As we become more aware of environmental problems and our role in causing them, many people are developing a genuine interest in being more eco-friendly in their daily lives. Our homes are one area where we can make a great deal of improvement and impact; traditional goods and manufacturing processes are problematic in numerous ways, ranging from the use of toxic chemicals to making furniture and other products from unsustainable materials. If you are looking to make some green home improvements to your interior design, here are some ideas to get you started.
Natural Paints and Finishes
Traditional paints, finishes and strippers are loaded with toxic chemicals that are not only bad for the environment, but your health as well; while the term ‘’air pollution’’ typically conjures up images of factories and urban areas packed with cars, did you know that the air inside our homes is often more polluted than the air outside? Indoor air pollution is one of the top hazards for human health and these products are major contributing factors.
For years after they are applied, these products release toxic chemicals into the air you are breathing each and every day. You can combat this problem by purchasing products that are low in, or free of ,these volatile organic compounds, or VOCs. These water-based products can perform just as well as their conventionally produced counterparts. You can find a listing of suitable products here.
Flooring is a biggie when it comes to being more eco-friendly with your interior design. Traditional wood flooring is typically harvested from unsustainable sources and forest management practices harm the environment in numerous ways from pollution to harming local wildlife. If you have your heart set on wood, look for products that come from forests certified by the Forest Stewardship Council (FSC.) This organization employs a strict certification process and any forest management program that passes muster is engaging in earth friendly practices. You can also look into reclaimed wood that was once used somewhere else.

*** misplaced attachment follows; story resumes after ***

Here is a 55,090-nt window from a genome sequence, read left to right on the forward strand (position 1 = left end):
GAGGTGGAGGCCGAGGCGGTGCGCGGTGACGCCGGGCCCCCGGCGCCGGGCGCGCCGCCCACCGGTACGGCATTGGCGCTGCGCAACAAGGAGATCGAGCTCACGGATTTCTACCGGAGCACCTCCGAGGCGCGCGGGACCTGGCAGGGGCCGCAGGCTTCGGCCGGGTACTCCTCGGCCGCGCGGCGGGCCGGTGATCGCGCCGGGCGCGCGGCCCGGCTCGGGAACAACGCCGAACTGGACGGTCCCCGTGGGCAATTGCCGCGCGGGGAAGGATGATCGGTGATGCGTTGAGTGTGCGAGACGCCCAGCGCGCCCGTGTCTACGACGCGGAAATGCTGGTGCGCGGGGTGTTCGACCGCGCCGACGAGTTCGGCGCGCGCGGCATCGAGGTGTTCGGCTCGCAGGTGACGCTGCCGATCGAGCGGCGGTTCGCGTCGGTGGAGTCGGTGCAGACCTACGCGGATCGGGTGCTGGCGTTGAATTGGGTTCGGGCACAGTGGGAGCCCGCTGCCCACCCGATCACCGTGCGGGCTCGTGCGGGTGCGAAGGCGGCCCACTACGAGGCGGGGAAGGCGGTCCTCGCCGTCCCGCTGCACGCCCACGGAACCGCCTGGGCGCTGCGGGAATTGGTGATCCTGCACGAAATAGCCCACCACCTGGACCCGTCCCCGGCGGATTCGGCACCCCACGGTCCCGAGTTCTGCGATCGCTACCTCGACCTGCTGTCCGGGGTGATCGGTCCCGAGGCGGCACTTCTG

There are some great alternatives to hardwood as well, such as bamboo and cork. Because it grows abundantly and quickly, bamboo is a good alternative to wood flooring; though it is a grass, certain bamboo products are even harder than oak and maple. It is also highly resistant to mold and bacteria. Cork is another good choice; even though it is a soft wood, it is highly durable and easy to clean. Its eco-friendliness stems from its fast regeneration and the fact that the tree does not even need to be cut down to harvest the flooring material—it can be taken right from the bark.
Eco-Friendly Furniture Options
When it comes to your furniture, one of the most eco-friendly things you can do is see if you can do anything with what you already have than purchasing something brand new. Maybe a paint job can salvage that book shelf or you can reupholster your couch. Look for furniture made from recycled materials—but it is important to note that anything produced before 1978 may contain lead-based paint. Look for pieces made with natural fabrics and dyes—conventional fabrics are often loaded with VOCs and heavy metals, both of which are used to treat and color; anything made with conventional cotton is also saturated with pesticides.
Mattress, futons, chairs and couches that are stuffed with natural latex foam are much more eco-friendly. If you are looking at furniture marked as stain resistant, you should know that the substances used to make them can be toxic to both the environment and your body—tests have shown a particular contaminant produced when these substances break down to be found in the blood.
This guest post was submitted by Kelli C., on behalf of Agee Woodworks. Kelli is a freelance writer who covers a wide range of home improvement topics.